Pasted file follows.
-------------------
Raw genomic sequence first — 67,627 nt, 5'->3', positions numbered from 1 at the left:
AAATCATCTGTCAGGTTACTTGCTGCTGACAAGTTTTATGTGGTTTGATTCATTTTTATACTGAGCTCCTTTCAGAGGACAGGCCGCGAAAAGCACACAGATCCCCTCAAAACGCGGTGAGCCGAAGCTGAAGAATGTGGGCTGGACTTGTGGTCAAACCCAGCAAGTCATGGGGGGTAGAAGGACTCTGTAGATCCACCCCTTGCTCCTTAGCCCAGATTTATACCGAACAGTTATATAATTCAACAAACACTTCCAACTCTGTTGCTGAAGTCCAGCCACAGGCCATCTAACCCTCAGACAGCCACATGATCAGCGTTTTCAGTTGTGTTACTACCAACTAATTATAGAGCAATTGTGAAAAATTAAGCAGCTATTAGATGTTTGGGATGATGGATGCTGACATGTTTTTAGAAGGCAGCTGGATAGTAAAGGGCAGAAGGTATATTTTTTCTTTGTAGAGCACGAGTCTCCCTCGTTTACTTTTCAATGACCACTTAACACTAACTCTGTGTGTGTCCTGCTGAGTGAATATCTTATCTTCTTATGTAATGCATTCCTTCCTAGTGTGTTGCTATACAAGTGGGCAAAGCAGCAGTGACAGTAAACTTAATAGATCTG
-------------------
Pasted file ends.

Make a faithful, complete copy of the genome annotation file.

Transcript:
Raw genomic sequence first — 67,627 nt, 5'->3', positions numbered from 1 at the left:
AAATCATCTGTCAGGTTACTTGCTGCTGACAAGTTTTATGTGGTTTGATTCATTTTTATACTGAGCTCCTTTCAGAGGACAGGCCGCGAAAAGCACACAGATCCCCTCAAAACGCGGTGAGCCGAAGCTGAAGAATGTGGGCTGGACTTGTGGTCAAACCCAGCAAGTCATGGGGGGTAGAAGGACTCTGTAGATCCACCCCTTGCTCCTTAGCCCAGATTTATACCGAACAGTTATATAATTCAACAAACACTTCCAACTCTGTTGCTGAAGTCCAGCCACAGGCCATCTAACCCTCAGACAGCCACATGATCAGCGTTTTCAGTTGTGTTACTACCAACTAATTATAGAGCAATTGTGAAAAATTAAGCAGCTATTAGATGTTTGGGATGATGGATGCTGACATGTTTTTAGAAGGCAGCTGGATAGTAAAGGGCAGAAGGTATATTTTTTCTTTGTAGAGCACGAGTCTCCCTCGTTTACTTTTCAATGACCACTTAACACTAACTCTGTGTGTGTCCTGCTGAGTGAATATCTTATCTTCTTATGTAATGCATTCCTTCCTAGTGTGTTGCTATACAAGTGGGCAAAGCAGCAGTGACAGTAAACTTAATAGATCTG